Be aware that, returns aside, money market funds have encountered security problems during the last two financial crises. Since then, they have been subject to stricter regulatory control and a series of reforms.

Many funds now only hold US government securities, and all are required to hold only high-quality debt securities. All are intended to avoid fluctuations in value, even if they have been put to the test before and may well do so again. In any case, money market funds are safer than bond or stock mutual funds or exchange-traded funds.

I asked Mr. Crane, who has watched money market funds closely for decades, if he would recommend them.

“At this point, I think they’re as secure as anything,” he said, but added that bank accounts with government insurance “have a slight security edge.” Still, he said, if we ever get “into a situation where monetary funds lose a lot of value, you’ll have a lot of other issues to worry about, like finding your waders and making sure you have enough food. canned”.

I would put it this way: the chances of losing money in a money market fund are low. In another major financial crisis, it is quite possible that they will run into problems again, but the government has always stepped in to solve them.

There are other options for holding short-term money securely. In short, they include US Government Bonds I, which yield an incredible 9.62 percent, a rate that resets every six months. They are very safe but imperfect, especially for short term purposes. Not only are there limits on the amounts you can purchase, but there are also small penalties if you collect them before five years.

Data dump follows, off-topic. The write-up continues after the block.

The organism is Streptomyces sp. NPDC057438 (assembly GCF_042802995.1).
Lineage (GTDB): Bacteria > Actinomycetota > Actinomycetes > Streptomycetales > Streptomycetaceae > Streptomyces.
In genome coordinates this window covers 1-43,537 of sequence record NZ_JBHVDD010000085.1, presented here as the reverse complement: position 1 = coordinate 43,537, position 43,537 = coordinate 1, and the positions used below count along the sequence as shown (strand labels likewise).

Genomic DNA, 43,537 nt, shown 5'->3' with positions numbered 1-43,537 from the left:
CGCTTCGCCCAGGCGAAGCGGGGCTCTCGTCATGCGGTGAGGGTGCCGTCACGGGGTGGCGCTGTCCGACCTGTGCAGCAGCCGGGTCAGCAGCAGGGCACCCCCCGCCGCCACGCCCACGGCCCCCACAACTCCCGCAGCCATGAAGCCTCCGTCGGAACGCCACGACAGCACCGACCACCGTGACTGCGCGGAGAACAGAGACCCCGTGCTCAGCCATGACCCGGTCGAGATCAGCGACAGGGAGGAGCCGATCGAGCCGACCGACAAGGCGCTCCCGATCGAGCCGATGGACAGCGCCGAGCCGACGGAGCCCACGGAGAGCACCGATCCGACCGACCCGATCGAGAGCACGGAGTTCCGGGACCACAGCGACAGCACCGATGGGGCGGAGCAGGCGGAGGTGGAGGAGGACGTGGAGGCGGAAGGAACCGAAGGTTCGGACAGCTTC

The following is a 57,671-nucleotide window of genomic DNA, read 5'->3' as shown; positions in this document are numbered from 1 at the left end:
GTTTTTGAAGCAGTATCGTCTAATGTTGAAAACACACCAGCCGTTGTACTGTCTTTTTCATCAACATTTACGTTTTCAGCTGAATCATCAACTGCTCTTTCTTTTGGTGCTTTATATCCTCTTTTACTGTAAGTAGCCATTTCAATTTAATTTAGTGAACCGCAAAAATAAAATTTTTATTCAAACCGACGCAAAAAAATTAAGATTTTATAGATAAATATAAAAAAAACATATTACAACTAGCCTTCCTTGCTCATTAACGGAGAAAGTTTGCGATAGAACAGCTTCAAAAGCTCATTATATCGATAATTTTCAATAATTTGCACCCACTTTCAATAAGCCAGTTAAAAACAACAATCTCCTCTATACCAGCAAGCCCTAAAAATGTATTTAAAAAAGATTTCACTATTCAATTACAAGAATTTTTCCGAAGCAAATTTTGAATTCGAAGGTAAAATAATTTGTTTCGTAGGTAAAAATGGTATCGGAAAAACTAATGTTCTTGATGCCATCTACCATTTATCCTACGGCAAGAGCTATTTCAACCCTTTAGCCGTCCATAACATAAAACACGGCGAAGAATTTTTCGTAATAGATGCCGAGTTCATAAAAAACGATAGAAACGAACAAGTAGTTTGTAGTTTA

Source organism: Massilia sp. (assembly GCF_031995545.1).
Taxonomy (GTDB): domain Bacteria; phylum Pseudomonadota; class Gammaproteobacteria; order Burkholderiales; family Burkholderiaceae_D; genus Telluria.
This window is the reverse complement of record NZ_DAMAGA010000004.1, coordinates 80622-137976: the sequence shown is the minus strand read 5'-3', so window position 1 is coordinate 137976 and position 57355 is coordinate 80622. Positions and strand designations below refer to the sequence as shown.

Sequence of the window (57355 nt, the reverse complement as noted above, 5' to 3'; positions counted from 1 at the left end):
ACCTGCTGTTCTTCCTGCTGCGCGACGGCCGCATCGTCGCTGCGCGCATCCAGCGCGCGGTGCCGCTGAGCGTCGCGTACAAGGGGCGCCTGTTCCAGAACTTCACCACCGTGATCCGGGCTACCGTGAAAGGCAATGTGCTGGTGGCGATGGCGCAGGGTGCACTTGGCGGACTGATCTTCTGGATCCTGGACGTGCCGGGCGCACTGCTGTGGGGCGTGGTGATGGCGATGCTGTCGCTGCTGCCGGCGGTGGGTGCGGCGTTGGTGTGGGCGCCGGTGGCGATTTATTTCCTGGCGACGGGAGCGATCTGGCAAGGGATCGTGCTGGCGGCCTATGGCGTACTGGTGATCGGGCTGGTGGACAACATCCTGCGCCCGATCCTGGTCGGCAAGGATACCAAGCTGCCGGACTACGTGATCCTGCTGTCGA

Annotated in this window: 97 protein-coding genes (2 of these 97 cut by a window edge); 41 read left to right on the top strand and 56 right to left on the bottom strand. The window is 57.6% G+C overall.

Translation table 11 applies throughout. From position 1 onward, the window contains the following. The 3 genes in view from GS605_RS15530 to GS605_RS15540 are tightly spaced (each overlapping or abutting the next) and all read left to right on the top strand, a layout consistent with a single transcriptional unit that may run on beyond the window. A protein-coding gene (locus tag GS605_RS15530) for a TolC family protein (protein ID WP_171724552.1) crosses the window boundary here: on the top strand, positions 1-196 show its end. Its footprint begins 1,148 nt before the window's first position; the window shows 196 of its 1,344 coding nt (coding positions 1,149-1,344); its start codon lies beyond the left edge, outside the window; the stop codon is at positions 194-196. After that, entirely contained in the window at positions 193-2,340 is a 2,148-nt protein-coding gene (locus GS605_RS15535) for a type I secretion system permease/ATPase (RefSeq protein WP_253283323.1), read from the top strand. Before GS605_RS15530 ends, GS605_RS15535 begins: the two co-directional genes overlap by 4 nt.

Bank accounts are extremely safe, although the interest most pay is very low. A investigation by Bankrate.com found that the average return on savings accounts in the United States was just 0.07%. Some online bank accounts have higher rates given; in some cases they are around 1%. Short-term bank certificates of deposit, treasury bills and high-quality short-term corporate bonds are also available. All of these rates are on the rise.

The yields paid by money market funds are currently lower than those of treasury bills and corporate bonds or commercial paper, but with fluctuating rates the funds have a big advantage. The fund manager can trade higher interest treasury bills or commercial paper as they become available. I’m not ready to spend time doing this myself. I prefer to let a fund manager do the work for me.

As usual, Vanguard’s fund expenses are low, which improves fund returns: The Vanguard Federal Money Market Fund has a yield of 0.72 percent. The T. Rowe Price Cash Reserve Fund, which Mr Spratley manages, is close, at 0.66%. The Fidelity Money Market Fund has a yield of 0.60%. Virtually all major asset managers offer money market funds.

Once you start watching them, you will find that the returns increase steadily.

Who knows where they will be next week? It’s almost exciting.

Remember, however, that these returns are still extremely low. They’re not tracking inflation, and if they end up doing that, that’s probably not good news either.

Imagine that in the not too distant future, the Federal Reserve manages to reduce the rate of inflation close to its target rate of 2%. To do so, however, it slows the economy down, possibly even tipping it into a recession. This is no reason to rejoice.

But as soon as a slowdown is evident, the Fed is likely to start cutting rates, creating an opportunity for nimble money market fund managers. They can extend the duration of their holdings so that returns delay the decline in money market yields for up to two months. You could then beat inflation, but only by a small amount. And with a slowing economy, you’ll have plenty of other things to worry about.

For now, try to enjoy the spectacle of rising money market rates without falling into what US economist Irving Fisher has called “the illusion of money.“Remember that in real terms, you are losing money.

Yields on money market funds are improving, yes, but as an investment they are still a bad idea.